The Supreme Court to Vote on Gerrymandering
What is gerrymandering, and why does it matter to the Court when it’s been left up to political branches for two centuries?
In somewhat of a surprise announcement, the Supreme Court agreed Monday to review a Wisconsin case to determine whether gerrymandered congressional district maps violate the Constitution’s 1st and 14th Amendments. The Court has traditionally avoided such cases, deeming them the purview of the political branches. The outcome could have a tremendous impact on the American electoral process.
Those who are not political or history wonks may be unfamiliar with the term “gerrymandering.” The term was first used in the March 26, 1812, edition of the Boston Gazette. A portmanteau of “Gerry” and “salamander,” it was used to describe the Massachusetts state Senate districts that were drawn by the Democratic-Republicans under Gov. Elbridge Gerry, in which his party successfully created election districts that stayed in his party’s hands despite losing the state House and governorship. One of these districts resembled the shape of the mythical salamander.
In the Wisconsin case, a dozen plaintiffs from across the state claimed “Republican legislative leaders authorized a secretive and exclusionary mapmaking process aimed at securing for their party a large advantage that would persist no matter what happened in future elections.” A three-judge panel ruled last year in the plaintiffs’ favor, declaring the Republican redistricting plan was partisan enough to effectively disenfranchise some voters. The state of Wisconsin has appealed this ruling to the Supreme Court.
Notably, this case was not brought before the federal courts until July 2015, after Republicans had taken control of state government from the Democrats. Wisconsin has long been a Democrat stronghold which, until Donald Trump narrowly won in 2016, had not voted for a Republican for president since Ronald Reagan won the state. Wisconsin’s state-level gains for the GOP are a microcosm of America generally, where Republicans made tremendous advances. During Barack Obama’s disastrous tenure, the GOP picked up nearly a thousand state legislative seats, control of two-thirds of state legislative chambers, 63 House seats, and 10 U.S. Senate seats. The Democrat Party is at its weakest electoral position in nearly a century, and is desperate for a way to reverse these losses.
The courts have largely refused to intervene in gerrymandering disputes in the past, primarily because the drawing of such districts is an inherently political act. For the courts to intervene would be to substitute the opinion of the judiciary for the opinion of the elected branches. As Supreme Court Justice Felix Frankfurter warned in Colegrove v. Green (1946), “Courts ought not to enter this political thicket. … The fulfillment of this duty cannot be judicially enforced.”
When the Court has chosen to invalidate redistricting lines in the past, it has generally done so based on the claim that the lines in question disenfranchise minority voters — that was the case just last month with two North Carolina districts. However, these cases have been few and far between. In the other most recent case — 2004’s Vieth v. Jubelirer — a 5-4 majority rejected plaintiffs’ claims, unable to delineate where normal “to the victor goes the spoils” redistricting stopped and disenfranchisement began.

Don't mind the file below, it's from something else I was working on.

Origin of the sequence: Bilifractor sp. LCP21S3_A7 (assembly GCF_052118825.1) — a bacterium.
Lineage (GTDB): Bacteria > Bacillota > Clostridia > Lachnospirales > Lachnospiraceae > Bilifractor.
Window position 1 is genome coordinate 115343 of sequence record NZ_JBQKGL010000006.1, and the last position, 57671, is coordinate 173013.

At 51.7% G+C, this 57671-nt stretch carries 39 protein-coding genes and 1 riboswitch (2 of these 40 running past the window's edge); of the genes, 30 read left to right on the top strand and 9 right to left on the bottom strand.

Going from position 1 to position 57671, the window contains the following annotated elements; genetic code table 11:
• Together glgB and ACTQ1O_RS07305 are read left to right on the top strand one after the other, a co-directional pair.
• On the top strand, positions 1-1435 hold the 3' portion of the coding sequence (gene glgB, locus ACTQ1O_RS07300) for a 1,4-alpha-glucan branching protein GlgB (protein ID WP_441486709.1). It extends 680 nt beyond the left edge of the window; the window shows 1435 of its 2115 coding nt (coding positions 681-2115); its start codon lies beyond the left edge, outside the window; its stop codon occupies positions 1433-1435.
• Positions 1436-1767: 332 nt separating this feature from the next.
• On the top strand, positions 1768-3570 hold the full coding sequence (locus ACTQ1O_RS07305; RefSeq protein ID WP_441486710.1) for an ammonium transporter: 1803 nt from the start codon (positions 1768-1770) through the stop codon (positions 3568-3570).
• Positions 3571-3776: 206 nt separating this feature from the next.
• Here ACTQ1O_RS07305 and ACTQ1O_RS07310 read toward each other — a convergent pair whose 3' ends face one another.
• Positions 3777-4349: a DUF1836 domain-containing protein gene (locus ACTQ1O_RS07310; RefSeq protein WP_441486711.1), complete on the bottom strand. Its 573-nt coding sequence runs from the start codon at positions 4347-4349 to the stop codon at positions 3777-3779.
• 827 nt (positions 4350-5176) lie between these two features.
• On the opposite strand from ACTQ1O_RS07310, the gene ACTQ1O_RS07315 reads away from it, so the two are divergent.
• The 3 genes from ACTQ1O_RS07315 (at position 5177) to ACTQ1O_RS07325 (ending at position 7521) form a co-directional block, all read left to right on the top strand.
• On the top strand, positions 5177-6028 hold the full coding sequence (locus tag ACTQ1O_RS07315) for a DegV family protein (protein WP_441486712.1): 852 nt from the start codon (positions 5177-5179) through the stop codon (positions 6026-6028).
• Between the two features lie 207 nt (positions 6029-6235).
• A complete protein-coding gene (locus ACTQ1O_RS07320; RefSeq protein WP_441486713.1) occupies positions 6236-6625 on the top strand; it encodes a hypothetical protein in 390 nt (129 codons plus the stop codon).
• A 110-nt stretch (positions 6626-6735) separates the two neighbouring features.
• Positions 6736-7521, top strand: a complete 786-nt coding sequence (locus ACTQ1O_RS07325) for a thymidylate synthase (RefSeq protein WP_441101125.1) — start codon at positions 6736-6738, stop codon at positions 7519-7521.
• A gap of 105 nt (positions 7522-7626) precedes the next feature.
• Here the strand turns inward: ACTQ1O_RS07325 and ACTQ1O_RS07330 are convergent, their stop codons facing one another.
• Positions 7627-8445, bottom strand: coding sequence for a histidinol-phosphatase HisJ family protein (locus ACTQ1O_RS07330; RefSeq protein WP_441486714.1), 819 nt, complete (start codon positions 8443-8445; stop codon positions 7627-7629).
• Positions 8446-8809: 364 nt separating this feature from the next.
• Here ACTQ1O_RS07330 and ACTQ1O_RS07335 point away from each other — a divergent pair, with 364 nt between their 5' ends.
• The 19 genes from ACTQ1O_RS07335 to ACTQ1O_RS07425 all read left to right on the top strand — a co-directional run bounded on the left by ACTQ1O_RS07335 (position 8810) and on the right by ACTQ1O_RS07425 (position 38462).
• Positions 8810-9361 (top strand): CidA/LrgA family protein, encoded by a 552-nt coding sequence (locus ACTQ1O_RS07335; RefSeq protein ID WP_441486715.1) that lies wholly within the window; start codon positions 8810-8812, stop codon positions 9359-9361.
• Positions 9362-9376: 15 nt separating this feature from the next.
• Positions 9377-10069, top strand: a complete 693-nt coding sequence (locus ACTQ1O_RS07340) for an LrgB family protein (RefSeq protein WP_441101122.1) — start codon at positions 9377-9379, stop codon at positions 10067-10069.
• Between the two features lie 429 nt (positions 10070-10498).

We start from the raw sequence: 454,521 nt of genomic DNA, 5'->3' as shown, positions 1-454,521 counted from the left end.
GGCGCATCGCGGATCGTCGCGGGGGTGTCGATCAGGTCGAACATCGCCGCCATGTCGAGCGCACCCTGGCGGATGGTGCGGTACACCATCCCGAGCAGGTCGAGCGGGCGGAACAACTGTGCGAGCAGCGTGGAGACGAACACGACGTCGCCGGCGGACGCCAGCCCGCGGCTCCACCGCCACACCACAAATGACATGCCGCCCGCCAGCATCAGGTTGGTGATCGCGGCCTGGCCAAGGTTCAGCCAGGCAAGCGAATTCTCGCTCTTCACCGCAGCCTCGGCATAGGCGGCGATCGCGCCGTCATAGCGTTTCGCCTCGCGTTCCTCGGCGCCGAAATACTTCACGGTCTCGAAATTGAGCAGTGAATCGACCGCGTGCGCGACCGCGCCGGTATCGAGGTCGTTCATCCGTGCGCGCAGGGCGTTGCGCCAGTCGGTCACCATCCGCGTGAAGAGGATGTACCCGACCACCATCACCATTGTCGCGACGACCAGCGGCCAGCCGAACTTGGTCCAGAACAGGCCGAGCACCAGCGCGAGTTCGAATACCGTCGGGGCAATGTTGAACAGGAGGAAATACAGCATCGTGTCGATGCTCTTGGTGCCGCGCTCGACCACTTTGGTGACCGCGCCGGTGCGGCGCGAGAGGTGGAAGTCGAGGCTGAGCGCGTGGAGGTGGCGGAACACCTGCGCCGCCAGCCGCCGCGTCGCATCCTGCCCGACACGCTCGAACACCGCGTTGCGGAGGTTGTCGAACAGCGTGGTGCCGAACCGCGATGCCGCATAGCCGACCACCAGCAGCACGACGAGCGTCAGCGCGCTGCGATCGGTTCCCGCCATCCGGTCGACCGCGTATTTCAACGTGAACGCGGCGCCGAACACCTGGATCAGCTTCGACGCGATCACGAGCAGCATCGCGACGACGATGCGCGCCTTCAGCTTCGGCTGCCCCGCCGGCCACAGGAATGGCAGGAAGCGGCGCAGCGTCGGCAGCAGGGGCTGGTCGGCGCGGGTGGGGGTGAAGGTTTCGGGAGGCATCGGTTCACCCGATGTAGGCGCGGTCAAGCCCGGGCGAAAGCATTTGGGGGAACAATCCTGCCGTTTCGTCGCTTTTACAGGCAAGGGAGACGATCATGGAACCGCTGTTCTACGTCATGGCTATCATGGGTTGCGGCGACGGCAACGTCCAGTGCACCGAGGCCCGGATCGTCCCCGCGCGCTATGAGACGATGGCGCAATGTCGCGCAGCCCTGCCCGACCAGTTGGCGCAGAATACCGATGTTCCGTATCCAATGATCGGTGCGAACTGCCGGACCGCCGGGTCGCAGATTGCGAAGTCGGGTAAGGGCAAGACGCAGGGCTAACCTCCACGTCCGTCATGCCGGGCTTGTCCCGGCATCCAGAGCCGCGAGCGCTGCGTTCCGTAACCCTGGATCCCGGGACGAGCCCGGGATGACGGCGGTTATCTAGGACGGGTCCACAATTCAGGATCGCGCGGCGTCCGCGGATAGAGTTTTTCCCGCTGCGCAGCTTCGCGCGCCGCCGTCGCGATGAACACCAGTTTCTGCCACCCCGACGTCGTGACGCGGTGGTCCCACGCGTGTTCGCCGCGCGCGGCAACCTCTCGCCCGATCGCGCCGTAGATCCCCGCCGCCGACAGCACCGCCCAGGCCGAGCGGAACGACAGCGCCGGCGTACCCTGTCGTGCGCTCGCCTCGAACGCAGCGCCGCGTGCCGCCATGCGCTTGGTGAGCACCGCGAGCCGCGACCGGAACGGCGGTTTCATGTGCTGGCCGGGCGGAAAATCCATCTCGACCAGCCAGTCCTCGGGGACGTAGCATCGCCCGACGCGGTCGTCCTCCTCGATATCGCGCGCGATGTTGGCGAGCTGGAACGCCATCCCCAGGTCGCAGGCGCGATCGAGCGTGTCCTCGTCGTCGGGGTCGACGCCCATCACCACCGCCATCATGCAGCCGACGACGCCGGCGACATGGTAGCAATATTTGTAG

Interestingly, members of the minority party often work with the majority in gerrymandering districts. While the minority party will stay in the minority, its members are drawn into increasingly safe districts, protecting them from general election challenges.
It should also be noted that both parties have engaged in such gerrymandering for more than two centuries. Even now, in addition to the Wisconsin case, a challenge to the congressional districts drawn by Maryland’s Democrats is being heard by the lower courts.
Gerrymandering doesn’t always work out for the victors though. Following the 2000 census, Georgia Democrats — with absolute control of state government since Reconstruction — gerrymandered congressional districts so “nakedly partisan” a three-judge panel modified them. In 2002, voters, furious at Democrats, elected Republican Sonny Perdue as governor, and awarded the state Senate to Republicans. The next election saw Republicans win the House. Republicans now hold supermajorities in the state House and Senate, and control every constitutional office in the state.
In these gerrymandering challenges, a move is being made to have the courts strip the power to draw districts from the elected branches and hand it to an independent panel, such as a board of retired judges equally representing both parties.
Both sides have valid arguments.
On the one hand, gerrymandering has led to safely partisan but politically polarized districts where both parties tend to cater to their base. This has made it increasingly difficult for parties to find common ground on any issues. While the Republican Party has its share of moderates, it is generally a conservative party. The Democrat Party is even more partisan, and virtually no politician supporting tax or spending cuts, or declaring themselves pro-life, can expect to survive long in that party.
On the other hand, the Constitution grants power to draw district lines exclusively to the elected branches, and to change the foundational structure of our government is not to be taken lightly.
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